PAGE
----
Eye to eye, she tells her story like it was, oft-times including the graphic, 'gory' details — reminding us of the nursing reports we share with each other, even now. She focuses on the continued challenge to witness suffering and to serve those in pain — set against the backdrop of her own personal life, the need for love, for family, understanding, comfort and security — the same issues continuing to impact upon us, both professionally and personally, as nurses, in our time. As she accepts what she must do, as a nurse — even beyond tending the sick and wounded — she challenges us directly, to ponder and pro-actively enter the wider world of changing national and global policy to prevent further suffering and promote health.

 The Crimean War

Set against Nightingale's own travels between gild and grit, the surrounding societal story of mid-nineteenth century Britain also unfolds. Notable scenes show the disconnect between the realities of war and the ways leaders and citizens alike face these horrors.  A leading Queen realizes that her advisors have not — for their own reasons — brought the full truth to her ears. A father struggles to understand why his daughter would want to make such a sacrifice. Florence herself does not fully realize the impact of her work, but struggles, instead, to get the job done, over and over again. 

As well, the script cuts, several times, to a frivolous and gaudy musical satire of soldiers and officers singing Florence's praises, off-key, without respect, in drunken abandon. At first, these scenes are off-putting too, until the watcher realizes that this device accomplishes key outcomes. This illustrates how life can sometimes be far too much to bear and, then, human nature seeks to experience even bawdy humour to cope with the pain. These scenes are also reminiscent of our own time as we watch political satire and struggles for power take center stage, often distracting us from asking, "what can be done to actually end suffering" and "what might I do?"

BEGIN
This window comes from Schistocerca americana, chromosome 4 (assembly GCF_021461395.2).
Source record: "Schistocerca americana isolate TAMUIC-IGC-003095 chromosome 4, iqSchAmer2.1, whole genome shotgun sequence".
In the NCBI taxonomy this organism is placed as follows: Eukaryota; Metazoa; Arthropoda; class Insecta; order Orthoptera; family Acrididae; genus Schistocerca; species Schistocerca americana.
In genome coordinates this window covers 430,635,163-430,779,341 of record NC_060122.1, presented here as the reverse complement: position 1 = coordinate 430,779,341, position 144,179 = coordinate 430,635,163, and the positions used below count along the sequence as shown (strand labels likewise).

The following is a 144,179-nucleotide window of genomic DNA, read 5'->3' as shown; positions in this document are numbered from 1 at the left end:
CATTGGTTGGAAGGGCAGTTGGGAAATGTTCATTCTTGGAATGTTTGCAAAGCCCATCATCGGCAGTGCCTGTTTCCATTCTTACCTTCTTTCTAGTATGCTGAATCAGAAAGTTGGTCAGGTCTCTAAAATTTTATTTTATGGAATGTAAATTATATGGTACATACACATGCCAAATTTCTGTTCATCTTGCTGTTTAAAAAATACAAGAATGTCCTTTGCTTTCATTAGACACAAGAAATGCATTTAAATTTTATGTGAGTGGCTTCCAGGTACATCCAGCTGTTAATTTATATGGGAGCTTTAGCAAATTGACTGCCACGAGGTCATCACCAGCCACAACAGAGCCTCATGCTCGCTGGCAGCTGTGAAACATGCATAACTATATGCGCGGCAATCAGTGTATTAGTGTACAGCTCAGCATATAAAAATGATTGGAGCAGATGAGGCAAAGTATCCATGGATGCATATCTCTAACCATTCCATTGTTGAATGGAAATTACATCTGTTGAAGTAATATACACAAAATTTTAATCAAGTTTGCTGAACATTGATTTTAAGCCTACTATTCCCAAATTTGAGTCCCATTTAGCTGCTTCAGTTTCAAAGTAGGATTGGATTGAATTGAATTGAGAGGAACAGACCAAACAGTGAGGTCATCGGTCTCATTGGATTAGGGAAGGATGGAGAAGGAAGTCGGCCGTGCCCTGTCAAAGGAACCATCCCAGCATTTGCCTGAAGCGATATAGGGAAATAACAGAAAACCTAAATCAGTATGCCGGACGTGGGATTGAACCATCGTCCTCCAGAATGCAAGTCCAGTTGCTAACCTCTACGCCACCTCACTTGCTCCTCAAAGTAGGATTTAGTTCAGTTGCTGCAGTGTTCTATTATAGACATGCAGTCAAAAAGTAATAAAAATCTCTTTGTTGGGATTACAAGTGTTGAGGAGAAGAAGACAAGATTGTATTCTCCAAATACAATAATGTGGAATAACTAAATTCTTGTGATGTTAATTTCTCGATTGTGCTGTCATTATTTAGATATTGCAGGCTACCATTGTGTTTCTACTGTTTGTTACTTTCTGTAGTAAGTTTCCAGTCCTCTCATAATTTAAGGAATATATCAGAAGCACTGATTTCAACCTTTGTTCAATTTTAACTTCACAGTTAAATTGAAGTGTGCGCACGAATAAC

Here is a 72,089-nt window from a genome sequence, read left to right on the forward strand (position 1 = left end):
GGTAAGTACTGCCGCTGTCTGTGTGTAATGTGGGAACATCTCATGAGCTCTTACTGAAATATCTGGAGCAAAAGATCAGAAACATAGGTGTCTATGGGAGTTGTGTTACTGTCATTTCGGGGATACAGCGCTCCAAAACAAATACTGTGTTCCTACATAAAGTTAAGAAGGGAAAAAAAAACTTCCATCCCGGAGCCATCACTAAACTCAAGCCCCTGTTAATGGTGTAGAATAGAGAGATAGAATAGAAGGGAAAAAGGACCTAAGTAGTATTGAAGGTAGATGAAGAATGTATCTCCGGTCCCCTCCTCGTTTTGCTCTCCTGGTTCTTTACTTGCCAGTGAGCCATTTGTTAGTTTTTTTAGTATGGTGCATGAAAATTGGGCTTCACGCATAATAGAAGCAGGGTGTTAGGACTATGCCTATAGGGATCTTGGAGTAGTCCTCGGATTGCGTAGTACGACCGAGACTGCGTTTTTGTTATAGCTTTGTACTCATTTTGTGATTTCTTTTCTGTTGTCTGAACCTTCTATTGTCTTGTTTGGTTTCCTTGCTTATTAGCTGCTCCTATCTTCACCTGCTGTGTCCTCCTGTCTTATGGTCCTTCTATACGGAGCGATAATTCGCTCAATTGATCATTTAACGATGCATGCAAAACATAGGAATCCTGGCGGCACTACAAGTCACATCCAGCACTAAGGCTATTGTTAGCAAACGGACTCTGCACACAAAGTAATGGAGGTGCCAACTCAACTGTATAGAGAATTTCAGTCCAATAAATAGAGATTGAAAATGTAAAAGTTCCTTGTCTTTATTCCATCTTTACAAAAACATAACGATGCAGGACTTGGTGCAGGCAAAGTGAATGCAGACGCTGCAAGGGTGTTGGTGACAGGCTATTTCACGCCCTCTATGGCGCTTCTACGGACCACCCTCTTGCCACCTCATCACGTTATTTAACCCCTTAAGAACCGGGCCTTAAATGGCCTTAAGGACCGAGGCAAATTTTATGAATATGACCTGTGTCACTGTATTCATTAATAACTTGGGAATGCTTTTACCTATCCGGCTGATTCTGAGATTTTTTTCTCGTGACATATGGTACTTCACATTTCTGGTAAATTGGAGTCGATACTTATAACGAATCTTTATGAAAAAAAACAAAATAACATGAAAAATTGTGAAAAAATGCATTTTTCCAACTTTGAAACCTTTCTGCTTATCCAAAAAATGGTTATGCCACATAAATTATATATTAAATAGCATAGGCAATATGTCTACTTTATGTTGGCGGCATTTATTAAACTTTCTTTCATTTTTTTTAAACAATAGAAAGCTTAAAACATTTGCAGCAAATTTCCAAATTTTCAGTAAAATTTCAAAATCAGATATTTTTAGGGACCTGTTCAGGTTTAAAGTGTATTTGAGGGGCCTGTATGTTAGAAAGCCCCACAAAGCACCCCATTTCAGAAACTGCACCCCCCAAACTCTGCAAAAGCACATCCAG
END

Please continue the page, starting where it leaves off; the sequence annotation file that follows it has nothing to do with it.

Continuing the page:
Of course, Florence answers these questions for herself, in her famous way as we can spend a hour — through the lens of this commendable film — participating in her early inspirations and the struggles she faced. Alas, this hour really only begins chapter one of her tremendous life and leaves us wanting to know more, wondering she achieved her vast global influence, through the decades, beyond this film's timeline. How did she sustain her inspiration and gather her will to eventually change the course of history?  Perhaps these stories are for further films and for ongoing commitments to record the continual saga of human health. 

Even as Florence addressed the problems of her day — to create new solutions still benefitting us today — similar problems still recur for us.  As we look to our present and future — to the delivery of quality healthcare, not just for ourselves in our own nations — but also for every nation — to addressing the poverty, illiteracy, prejudice, abuse, disempowerment, apathy and ignorance still directly impacting upon the health and death of suffering peoples — Nightingale's story is as keenly relevant as ever. 

This 2010 Commemorative Nightingale DVD is a keepsake for us in our time — a potent opportunity to capture, share and ponder her story — during her 2010 Centennial and beyond —  a compelling insight and revelation of a life that continues to vitally influence the world.

Florence Nightingale is an Odyssey Networks and BBC co-production.

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In 2008 & 2009, Asoka Roy’s family created a Platinum Sponsorship of the Nightingale Declaration Campaign to honor the memory of their sister — a pioneering nurse & midwife in both India & the United States. Projects developed from this contribution included an India-wide outreach of the Nightingale Declaration dedicated to Asoka’s memory.
See: An Indian Nightingale
Generous Support of Drs. Rustum & Della Roy